Because polysaccharides represent the predominant structures on the bacterial cell surface, they are important in the interaction between the pathogen, host, and environment. To summarize the reports described in Subheadings 2.-4., C. jejuni carbohydrates are involved in many cellular functions, including assembly of the flagellar filament (73), which we now realize is a type III-like secretory apparatus necessary for the release of invasion/colonization proteins (14,15), motility (73), assembly of the TFSS that affects DNA uptake and natural transformation (79), adherence and invasion in vitro (41,54,76), colonization, and disease in vivo (41,64,68,76-78), molecular mimicry of gangliosides (82), autoimmunity leading to GBS (48), maintenance of cell surface charge (41), serum resistance (41,53), antigenic (53,60,83) and phase variation (41,54,57,83,84). Considering the importance of glycoconjugates in C. jejuni biology and based on the hypothesis that glycoconjugates have evolved in bacteria to enable them to become established in their preferred environmental niches, it is not surprising that these sugars play critical roles in C. jejuni survival and persistence.
Further characterization of the conserved campylobacter ^-linked glycosylation pathway may lead to the development of novel therapeutic agents directed against the common bacterial heptasaccharide, or against enzymes involved in its biosynthesis. Because inactivation of the pathway also inhibits colonization, we may identify potential
Fig. 9. (Continued) T68-73. The fragment ions originating from the sequential loss of the oligosaccharide residues are indicated in the spectrum, as are the peptide fragment ions. The oligosaccharide is linked to the peptide via the unusual 288.1 Da glycan that was later identified as bacillos-amine (Bac). (C) Second-generation MS/MS analysis of the glycopeptide fragment ion at m/z 937.4. The observation of the b3+288.1 fragment ion at m/z 605.3 clearly indicated that the oligosaccharide is ^-linked to Asn70.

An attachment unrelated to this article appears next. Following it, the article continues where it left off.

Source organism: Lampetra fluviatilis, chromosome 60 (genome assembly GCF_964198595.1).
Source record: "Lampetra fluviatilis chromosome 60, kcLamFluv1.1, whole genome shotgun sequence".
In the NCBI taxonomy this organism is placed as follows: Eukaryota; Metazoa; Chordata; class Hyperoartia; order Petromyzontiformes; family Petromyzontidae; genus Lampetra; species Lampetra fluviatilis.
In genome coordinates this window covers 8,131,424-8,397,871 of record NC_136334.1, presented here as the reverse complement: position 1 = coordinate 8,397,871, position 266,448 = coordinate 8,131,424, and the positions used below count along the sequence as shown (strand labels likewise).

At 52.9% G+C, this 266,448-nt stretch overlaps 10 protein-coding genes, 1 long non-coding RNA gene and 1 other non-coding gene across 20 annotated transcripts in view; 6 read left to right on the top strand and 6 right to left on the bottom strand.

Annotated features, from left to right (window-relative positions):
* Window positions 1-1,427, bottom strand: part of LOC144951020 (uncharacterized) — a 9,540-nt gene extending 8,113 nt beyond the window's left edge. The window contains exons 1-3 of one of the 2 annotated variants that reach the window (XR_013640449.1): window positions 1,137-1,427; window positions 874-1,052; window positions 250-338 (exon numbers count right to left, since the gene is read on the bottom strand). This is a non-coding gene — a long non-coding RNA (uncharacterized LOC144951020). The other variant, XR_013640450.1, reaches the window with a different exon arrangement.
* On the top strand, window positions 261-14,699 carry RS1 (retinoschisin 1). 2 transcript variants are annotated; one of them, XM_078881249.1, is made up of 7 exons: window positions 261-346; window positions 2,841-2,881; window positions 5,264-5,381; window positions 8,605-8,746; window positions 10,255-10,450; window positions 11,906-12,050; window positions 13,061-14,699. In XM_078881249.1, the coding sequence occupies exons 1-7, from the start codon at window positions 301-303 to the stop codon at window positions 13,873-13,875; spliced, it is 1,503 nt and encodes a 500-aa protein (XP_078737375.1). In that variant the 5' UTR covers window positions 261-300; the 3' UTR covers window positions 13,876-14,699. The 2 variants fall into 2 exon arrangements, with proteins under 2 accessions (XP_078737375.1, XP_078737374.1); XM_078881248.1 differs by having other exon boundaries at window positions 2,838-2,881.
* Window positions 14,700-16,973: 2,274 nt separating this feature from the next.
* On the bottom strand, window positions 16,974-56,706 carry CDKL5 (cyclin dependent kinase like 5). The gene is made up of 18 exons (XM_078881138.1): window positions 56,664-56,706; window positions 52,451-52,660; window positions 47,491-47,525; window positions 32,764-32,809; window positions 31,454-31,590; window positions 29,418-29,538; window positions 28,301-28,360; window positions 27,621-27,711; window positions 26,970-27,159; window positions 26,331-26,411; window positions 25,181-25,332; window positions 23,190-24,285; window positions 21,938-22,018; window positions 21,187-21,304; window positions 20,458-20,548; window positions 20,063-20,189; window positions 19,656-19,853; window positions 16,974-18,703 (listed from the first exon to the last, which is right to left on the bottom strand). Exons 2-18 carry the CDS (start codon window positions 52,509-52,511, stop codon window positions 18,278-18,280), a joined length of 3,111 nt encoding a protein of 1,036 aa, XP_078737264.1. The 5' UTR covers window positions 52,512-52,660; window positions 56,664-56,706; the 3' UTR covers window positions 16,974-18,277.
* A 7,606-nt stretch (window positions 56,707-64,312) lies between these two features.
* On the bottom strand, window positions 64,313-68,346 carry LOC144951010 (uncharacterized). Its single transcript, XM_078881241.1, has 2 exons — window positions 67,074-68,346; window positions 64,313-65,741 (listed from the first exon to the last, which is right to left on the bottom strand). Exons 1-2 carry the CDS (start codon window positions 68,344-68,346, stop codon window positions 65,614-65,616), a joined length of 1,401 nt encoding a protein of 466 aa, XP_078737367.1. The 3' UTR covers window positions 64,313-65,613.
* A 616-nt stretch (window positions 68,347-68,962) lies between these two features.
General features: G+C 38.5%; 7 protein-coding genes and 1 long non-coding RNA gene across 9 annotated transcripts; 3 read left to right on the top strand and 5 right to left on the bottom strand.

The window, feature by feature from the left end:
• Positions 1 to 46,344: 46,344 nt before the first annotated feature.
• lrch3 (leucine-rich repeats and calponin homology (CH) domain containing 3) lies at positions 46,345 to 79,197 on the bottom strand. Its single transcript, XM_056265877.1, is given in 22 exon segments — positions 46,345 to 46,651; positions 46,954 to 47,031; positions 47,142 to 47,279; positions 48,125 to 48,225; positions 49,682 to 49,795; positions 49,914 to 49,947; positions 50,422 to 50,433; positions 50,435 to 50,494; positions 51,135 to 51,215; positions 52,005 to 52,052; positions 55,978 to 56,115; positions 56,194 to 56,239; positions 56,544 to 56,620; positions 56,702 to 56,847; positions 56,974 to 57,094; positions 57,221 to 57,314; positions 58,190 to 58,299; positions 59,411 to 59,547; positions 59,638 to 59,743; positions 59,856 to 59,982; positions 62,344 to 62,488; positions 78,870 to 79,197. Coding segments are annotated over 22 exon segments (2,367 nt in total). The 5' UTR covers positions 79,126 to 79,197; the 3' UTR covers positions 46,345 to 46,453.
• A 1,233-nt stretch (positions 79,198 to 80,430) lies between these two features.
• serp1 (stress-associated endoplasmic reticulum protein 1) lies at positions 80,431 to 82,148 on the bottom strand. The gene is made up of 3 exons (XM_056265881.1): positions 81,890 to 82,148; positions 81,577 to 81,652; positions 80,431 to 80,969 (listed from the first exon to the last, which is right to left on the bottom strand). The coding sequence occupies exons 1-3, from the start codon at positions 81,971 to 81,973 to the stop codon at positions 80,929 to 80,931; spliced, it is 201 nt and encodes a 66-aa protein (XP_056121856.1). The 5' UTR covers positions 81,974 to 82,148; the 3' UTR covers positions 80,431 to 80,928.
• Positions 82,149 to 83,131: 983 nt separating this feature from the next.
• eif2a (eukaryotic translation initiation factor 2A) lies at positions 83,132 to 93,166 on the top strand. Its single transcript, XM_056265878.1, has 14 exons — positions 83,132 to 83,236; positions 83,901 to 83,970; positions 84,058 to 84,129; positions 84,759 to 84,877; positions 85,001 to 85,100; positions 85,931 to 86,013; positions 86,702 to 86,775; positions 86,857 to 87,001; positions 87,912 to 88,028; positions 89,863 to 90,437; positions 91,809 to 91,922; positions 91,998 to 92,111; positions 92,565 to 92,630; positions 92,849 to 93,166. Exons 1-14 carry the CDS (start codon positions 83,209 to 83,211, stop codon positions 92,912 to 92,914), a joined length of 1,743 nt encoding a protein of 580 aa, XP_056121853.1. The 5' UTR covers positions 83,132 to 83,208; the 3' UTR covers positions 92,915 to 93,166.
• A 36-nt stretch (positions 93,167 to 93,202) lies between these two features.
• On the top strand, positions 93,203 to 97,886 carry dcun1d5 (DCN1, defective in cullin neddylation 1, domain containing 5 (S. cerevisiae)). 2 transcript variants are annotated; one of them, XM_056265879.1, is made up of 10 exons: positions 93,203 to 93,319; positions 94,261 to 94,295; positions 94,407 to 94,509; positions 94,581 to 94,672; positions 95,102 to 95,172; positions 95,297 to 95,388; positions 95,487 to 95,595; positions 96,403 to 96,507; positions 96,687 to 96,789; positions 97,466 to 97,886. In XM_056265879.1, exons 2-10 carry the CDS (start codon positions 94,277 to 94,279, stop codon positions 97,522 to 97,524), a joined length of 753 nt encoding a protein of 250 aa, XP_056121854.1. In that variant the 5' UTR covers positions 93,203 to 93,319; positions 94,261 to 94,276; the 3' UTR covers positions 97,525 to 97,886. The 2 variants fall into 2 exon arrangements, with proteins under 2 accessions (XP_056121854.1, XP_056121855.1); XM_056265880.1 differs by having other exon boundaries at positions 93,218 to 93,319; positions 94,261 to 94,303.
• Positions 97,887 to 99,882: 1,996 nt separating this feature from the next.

targets for disease intervention, or crucial processes necessary for host-pathogen interactions. Studies may also identify unique glycosyltransferases (such as PglB) with potential commercial applications, including the enormous potential for glycoengineering. Further studies using campylobacter as the model system will aid in understanding the importance of protein glycosylation, and the pathways involved for biosynthesis that will have applications in both bacterial and eukaryotic glycobiology and infectious diseases.
Although there is more variability in the flagellin O-linked glycans, this pathway is also an attractive therapeutic target for two obvious reasons: (1) Pse is common to two other important human pathogens (H. pylori and P. aeruginosa) and (2) inhibition of Pse biosynthesis results in inhibition of flagellar assembly and motililty in both campylobacter and helicobacter. In addition, further elucidation of the biosynthetic pathway will identify novel enzymes involved in Pse biosynthesis. Indeed, enzymes identified from all four pathways: N- and O-linked protein glycosylation, LOS, and CPS may be useful in industrial applications including glycoengineering. For example, there is an interest to produce synthetic gangliosides using C. jejuni enzymes for use in cancer therapy (85). Further study of these pathways can also lead to novel strategies for the detection and identification of these pathogens.
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